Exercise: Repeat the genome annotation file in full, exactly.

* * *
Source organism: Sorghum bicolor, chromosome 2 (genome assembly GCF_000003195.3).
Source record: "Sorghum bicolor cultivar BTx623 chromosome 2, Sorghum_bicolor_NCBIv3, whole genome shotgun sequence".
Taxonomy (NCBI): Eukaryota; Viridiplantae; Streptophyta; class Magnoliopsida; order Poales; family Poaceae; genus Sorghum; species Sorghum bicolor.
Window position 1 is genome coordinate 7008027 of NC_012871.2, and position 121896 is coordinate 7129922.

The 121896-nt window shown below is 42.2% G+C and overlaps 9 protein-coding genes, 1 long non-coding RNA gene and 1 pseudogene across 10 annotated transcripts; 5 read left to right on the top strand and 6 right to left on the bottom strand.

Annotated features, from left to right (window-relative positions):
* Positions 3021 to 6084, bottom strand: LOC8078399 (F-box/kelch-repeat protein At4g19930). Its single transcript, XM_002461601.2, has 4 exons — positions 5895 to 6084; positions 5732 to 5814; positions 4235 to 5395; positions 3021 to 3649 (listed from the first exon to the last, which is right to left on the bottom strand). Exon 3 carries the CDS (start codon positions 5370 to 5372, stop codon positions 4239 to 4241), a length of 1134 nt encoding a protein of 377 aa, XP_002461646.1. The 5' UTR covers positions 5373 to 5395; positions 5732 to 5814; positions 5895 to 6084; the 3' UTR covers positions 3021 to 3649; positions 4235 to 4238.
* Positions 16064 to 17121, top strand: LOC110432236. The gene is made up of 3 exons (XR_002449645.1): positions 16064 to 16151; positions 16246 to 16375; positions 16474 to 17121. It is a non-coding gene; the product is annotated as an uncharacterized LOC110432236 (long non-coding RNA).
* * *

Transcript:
Source organism: Sorghum bicolor, chromosome 2 (genome assembly GCF_000003195.3).
Source record: "Sorghum bicolor cultivar BTx623 chromosome 2, Sorghum_bicolor_NCBIv3, whole genome shotgun sequence".
Taxonomy (NCBI): Eukaryota; Viridiplantae; Streptophyta; class Magnoliopsida; order Poales; family Poaceae; genus Sorghum; species Sorghum bicolor.
Window position 1 is genome coordinate 7008027 of NC_012871.2, and position 121896 is coordinate 7129922.

The 121896-nt window shown below is 42.2% G+C and overlaps 9 protein-coding genes, 1 long non-coding RNA gene and 1 pseudogene across 10 annotated transcripts; 5 read left to right on the top strand and 6 right to left on the bottom strand.

Annotated features, from left to right (window-relative positions):
* Positions 3021 to 6084, bottom strand: LOC8078399 (F-box/kelch-repeat protein At4g19930). Its single transcript, XM_002461601.2, has 4 exons — positions 5895 to 6084; positions 5732 to 5814; positions 4235 to 5395; positions 3021 to 3649 (listed from the first exon to the last, which is right to left on the bottom strand). Exon 3 carries the CDS (start codon positions 5370 to 5372, stop codon positions 4239 to 4241), a length of 1134 nt encoding a protein of 377 aa, XP_002461646.1. The 5' UTR covers positions 5373 to 5395; positions 5732 to 5814; positions 5895 to 6084; the 3' UTR covers positions 3021 to 3649; positions 4235 to 4238.
* Positions 16064 to 17121, top strand: LOC110432236. The gene is made up of 3 exons (XR_002449645.1): positions 16064 to 16151; positions 16246 to 16375; positions 16474 to 17121. It is a non-coding gene; the product is annotated as an uncharacterized LOC110432236 (long non-coding RNA).